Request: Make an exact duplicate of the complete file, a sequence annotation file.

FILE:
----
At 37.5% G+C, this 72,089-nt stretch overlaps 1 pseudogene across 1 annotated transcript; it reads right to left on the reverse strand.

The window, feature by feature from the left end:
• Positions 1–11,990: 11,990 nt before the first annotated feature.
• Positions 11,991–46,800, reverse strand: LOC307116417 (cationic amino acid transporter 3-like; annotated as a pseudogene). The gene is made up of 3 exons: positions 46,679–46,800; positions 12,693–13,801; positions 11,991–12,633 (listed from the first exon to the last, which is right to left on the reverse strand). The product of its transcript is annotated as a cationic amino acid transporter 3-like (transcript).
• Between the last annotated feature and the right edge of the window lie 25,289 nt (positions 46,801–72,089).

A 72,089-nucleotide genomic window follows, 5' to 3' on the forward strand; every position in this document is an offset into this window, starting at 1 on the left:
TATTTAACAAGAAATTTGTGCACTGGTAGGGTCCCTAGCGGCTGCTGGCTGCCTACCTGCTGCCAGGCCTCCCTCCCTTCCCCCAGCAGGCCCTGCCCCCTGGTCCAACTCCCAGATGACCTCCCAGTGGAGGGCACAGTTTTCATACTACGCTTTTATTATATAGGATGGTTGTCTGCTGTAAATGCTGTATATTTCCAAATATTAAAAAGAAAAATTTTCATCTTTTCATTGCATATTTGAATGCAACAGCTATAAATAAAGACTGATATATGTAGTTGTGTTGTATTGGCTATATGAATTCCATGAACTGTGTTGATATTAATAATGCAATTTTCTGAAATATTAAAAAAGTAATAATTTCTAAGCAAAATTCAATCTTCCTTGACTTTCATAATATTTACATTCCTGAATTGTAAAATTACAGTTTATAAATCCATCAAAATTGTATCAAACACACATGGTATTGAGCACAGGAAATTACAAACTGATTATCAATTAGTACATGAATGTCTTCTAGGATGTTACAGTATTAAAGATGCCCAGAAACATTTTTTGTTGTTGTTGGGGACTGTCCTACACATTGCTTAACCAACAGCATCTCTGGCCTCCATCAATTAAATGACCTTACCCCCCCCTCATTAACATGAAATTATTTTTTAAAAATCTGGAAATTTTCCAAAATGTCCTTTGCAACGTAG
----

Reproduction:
At 37.5% G+C, this 72,089-nt stretch overlaps 1 pseudogene across 1 annotated transcript; it reads right to left on the reverse strand.

The window, feature by feature from the left end:
• Positions 1–11,990: 11,990 nt before the first annotated feature.
• Positions 11,991–46,800, reverse strand: LOC307116417 (cationic amino acid transporter 3-like; annotated as a pseudogene). The gene is made up of 3 exons: positions 46,679–46,800; positions 12,693–13,801; positions 11,991–12,633 (listed from the first exon to the last, which is right to left on the reverse strand). The product of its transcript is annotated as a cationic amino acid transporter 3-like (transcript).
• Between the last annotated feature and the right edge of the window lie 25,289 nt (positions 46,801–72,089).

A 72,089-nucleotide genomic window follows, 5' to 3' on the forward strand; every position in this document is an offset into this window, starting at 1 on the left:
TATTTAACAAGAAATTTGTGCACTGGTAGGGTCCCTAGCGGCTGCTGGCTGCCTACCTGCTGCCAGGCCTCCCTCCCTTCCCCCAGCAGGCCCTGCCCCCTGGTCCAACTCCCAGATGACCTCCCAGTGGAGGGCACAGTTTTCATACTACGCTTTTATTATATAGGATGGTTGTCTGCTGTAAATGCTGTATATTTCCAAATATTAAAAAGAAAAATTTTCATCTTTTCATTGCATATTTGAATGCAACAGCTATAAATAAAGACTGATATATGTAGTTGTGTTGTATTGGCTATATGAATTCCATGAACTGTGTTGATATTAATAATGCAATTTTCTGAAATATTAAAAAAGTAATAATTTCTAAGCAAAATTCAATCTTCCTTGACTTTCATAATATTTACATTCCTGAATTGTAAAATTACAGTTTATAAATCCATCAAAATTGTATCAAACACACATGGTATTGAGCACAGGAAATTACAAACTGATTATCAATTAGTACATGAATGTCTTCTAGGATGTTACAGTATTAAAGATGCCCAGAAACATTTTTTGTTGTTGTTGGGGACTGTCCTACACATTGCTTAACCAACAGCATCTCTGGCCTCCATCAATTAAATGACCTTACCCCCCCCTCATTAACATGAAATTATTTTTTAAAAATCTGGAAATTTTCCAAAATGTCCTTTGCAACGTAG